We have the Musos Club coming up next Thursday October 25 at Beerwah RSL, and it is a theme night – Songs that changed the world! Come along and sing us songs that reflect this theme for you. Was Redgum’s I was only 19, or Dylan’s The times they are a changing one of them, or perhaps Paul Kelly’s From little things big things grow or Helen Reddy’s I am woman*? Performers and lovers of song are welcome to join us for this special night.
The theme was inspired by a program with a title similar to this which appeared on Radio National recently. It discussed the role that popular music played in the 60s, heralding the dramatic changes taking place in western society at the time. Songs mentioned include those of Dylan and the Kinks’ “Well respected man”, the Rolling Stones’ “Under my thumb” and songs from the Who amongst others. I’m sure we could come up with our own list, and not just from the 60’s. Yours might even include songs that changed your world!
As always “theme nights” are treated very loosely and we welcome anyone to get up and do their own thing – and yes, I am sure that song you have just written might just change the world! Give it it’s first airing with us.
*I mention Helen Reddy’s I am woman, as it was a song that provided a voice for many woman at the time. Here is an excerpt from Wikipedia on that very song:
Reddy’s stardom was consolidated when her single “I Am Woman” reached #1 on the Billboard Hot 100 in December 1972. The song was co-written by Reddy with Ray Burton; Reddy has attributed the impetus for writing “I Am Woman” and her early awareness of the women’s movement to expatriate Australian rock critic and pioneer feminist Lillian Roxon. Reddy is quoted in Fred Bronson’s The Billboard Book of Number One Hits as saying that she was looking for songs to record which reflected the positive self-image she had gained from joining the women’s movement, but could not find any, so “I realized that the song I was looking for didn’t exist, and I was going to have to write it myself. “I Am Woman” was recorded and released in May 1972. but barely dented the charts in its initial release. However, female listeners soon adopted the song as an anthem and began requesting it from their local radio stations in droves, resulting in its September chart re-entry and eventual #1 hit status. “I Am Woman” earned a Grammy Award for Best Female Pop Vocal Performance; at the awards ceremony, Reddy concluded her acceptance speech by famously thanking God “because She makes everything possible”. The success of “I am Woman” made Reddy the first native of Australia to top the US charts and also to win a Grammy.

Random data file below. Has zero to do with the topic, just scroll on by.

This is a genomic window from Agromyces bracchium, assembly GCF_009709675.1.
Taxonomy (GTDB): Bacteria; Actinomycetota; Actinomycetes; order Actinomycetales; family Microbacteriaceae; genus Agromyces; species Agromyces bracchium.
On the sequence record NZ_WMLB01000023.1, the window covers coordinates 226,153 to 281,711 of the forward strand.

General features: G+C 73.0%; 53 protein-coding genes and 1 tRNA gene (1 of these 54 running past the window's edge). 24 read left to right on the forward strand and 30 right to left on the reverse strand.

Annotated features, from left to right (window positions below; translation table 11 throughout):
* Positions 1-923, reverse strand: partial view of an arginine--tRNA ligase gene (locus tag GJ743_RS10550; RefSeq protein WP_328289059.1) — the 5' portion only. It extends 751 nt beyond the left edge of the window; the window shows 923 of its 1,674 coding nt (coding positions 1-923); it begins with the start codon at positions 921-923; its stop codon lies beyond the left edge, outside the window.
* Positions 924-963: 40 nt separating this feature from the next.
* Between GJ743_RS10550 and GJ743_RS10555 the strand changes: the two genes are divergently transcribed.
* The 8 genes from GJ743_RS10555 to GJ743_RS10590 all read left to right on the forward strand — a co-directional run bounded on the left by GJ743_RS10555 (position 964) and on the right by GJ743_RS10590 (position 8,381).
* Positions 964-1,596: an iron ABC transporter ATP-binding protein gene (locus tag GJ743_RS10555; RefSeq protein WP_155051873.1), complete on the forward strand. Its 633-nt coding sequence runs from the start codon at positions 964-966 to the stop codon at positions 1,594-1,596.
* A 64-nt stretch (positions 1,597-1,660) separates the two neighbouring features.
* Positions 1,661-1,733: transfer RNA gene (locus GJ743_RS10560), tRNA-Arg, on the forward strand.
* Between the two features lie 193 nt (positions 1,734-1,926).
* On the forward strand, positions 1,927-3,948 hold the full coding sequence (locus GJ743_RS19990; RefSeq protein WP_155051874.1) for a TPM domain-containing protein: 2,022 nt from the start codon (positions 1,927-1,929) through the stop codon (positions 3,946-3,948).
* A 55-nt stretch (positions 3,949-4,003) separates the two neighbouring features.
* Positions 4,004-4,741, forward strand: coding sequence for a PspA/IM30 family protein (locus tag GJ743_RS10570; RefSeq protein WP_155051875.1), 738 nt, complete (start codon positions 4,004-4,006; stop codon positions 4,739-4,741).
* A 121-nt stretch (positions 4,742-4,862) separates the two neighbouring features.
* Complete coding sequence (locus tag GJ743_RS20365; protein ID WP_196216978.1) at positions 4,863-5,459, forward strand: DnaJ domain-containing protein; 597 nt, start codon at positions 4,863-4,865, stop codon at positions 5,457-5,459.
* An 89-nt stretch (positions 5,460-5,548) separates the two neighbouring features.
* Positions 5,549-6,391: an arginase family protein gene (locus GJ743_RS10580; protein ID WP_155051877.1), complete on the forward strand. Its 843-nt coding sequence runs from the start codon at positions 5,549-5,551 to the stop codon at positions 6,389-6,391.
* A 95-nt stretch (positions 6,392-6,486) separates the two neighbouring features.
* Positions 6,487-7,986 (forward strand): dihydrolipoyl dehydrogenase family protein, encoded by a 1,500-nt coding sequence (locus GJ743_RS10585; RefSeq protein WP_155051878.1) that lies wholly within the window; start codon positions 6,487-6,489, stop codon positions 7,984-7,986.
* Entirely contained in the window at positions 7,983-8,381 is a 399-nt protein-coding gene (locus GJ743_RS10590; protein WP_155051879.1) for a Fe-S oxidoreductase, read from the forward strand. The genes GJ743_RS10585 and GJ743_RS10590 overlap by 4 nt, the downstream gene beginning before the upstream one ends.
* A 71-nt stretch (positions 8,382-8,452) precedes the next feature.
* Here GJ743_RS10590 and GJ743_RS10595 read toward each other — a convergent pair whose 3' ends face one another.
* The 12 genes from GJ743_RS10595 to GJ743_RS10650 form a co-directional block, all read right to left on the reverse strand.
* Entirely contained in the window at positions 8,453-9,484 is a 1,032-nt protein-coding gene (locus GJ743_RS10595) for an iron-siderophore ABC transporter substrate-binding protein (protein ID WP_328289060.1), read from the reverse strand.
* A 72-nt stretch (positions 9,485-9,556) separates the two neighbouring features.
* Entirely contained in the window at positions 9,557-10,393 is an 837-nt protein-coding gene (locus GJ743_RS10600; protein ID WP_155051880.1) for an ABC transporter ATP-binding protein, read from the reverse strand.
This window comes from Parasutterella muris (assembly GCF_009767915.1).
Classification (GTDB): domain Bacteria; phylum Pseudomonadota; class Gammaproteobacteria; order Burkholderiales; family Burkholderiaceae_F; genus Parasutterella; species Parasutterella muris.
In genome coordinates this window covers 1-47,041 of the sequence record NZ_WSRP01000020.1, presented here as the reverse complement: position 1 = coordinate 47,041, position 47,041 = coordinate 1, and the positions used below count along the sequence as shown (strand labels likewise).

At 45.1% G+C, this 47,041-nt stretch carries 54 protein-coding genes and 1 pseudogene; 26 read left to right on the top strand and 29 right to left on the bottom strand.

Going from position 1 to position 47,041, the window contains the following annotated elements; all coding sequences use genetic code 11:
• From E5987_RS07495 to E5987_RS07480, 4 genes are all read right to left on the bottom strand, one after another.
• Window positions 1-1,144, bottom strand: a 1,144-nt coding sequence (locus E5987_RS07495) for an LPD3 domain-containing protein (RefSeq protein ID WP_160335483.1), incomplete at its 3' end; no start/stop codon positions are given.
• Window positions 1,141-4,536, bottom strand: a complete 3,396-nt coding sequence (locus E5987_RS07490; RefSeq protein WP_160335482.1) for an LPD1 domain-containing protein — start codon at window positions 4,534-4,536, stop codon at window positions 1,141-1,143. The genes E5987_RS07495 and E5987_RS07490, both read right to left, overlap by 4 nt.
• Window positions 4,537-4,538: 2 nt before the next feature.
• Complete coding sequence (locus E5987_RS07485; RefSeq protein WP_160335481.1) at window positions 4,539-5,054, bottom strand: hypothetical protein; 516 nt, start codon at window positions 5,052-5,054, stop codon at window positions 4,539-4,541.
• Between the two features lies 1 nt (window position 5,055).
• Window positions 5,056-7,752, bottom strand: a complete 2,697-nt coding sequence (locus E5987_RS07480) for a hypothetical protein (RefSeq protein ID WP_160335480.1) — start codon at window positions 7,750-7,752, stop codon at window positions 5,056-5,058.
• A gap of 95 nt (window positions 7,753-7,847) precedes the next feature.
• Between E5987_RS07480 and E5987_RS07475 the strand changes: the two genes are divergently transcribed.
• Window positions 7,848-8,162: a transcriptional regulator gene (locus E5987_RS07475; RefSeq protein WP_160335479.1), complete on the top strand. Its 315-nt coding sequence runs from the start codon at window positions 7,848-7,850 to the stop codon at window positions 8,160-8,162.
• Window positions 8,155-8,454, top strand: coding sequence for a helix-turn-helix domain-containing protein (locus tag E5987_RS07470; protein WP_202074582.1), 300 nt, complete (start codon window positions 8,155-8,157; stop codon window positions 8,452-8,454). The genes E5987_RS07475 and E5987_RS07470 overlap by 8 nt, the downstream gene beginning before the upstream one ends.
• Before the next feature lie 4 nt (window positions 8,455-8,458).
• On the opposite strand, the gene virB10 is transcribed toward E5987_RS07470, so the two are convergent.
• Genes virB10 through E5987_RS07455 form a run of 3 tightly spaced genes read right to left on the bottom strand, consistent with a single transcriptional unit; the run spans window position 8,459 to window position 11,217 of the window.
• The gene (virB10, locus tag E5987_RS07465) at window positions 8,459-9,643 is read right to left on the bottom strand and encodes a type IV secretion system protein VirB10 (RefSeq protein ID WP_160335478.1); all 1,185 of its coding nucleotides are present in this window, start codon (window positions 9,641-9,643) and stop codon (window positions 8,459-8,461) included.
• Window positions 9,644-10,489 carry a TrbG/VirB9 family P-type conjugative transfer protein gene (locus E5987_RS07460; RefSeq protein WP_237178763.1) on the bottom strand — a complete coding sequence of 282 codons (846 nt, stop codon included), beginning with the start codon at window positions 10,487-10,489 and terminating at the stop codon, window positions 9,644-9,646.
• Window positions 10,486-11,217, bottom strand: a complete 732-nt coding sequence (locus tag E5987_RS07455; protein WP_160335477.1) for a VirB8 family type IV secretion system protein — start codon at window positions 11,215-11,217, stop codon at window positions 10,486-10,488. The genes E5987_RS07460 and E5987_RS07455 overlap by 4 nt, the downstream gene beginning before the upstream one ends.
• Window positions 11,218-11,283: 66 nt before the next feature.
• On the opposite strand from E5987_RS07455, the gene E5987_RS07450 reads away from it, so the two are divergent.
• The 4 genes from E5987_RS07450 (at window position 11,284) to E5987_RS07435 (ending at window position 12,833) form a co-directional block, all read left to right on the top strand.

The Glasshouse Mountains Musicians Club – 25 October, 2012
It was a good night this last Thursday at the Beerwah RSL with 9 acts appearing for the Musos club. With the theme “Songs that changed your world” everyone provided their own twist – Grandmaster Andy even assuring us that on considering the task, four of his own songs was what he was left with! Andy enthralled us with his performance which appeared almost as much Maori Haka as solo singer with guitar. Andy has facial gestures to die for, and is certainly worth catching for his on stage presence as much as his soulful, emotion-clad songs. The general consensus was that his Telephone song was the hit of the night. Another very strong performance came from Peter Gawith who had carefully considered the songs and singers of the 60s that inspired him as an adolescent. His performance of Marvin Gaye’s What’s Going On was probably the evening highlight for me, and his version of My Generation was a surprise – I don’t think anyone else could have come up with that interpretation of that song! Other evening highlights included our regular bassist Doug Sohi playing Puff the Magic Dragon on his new 12 string guitar, and mentioning the discovery of Johnny O’Keefe’s version of Shakin’ All Over upon newly arriving in Australia from Scotland in the 60s. A committed performance – reminiscent of Janis Joplin, came from Ajay with her soulful interpretations of Gloria and Red House. Accompanying hot licks from Paul Fagan on his Stratocaster suited her reading “to a t”! One Small Step (Jon and Glenn) assumed their typically high standard with assured playing and exquisite harmonies in songs such as Change the World, Don’t Worry be Happy and Lean on Me. Other performers included an un-plugged Paul Fagan who I joined for a version of I’ve Got a Name, and People Get Ready – a classic of the American Civil Right Movement of the 60s. Mick Od – the evening’s recipient of the Most Award, for his commitment to writing and playing, performed Father and Son and his partner Judy joined him on stage along with Pam Moroney for These Boots are made for Walkin. It’s great to see newcomers get up, especially as Judy has been sitting quietly in the wings for a year now! We hope to see more of her on stage in the future.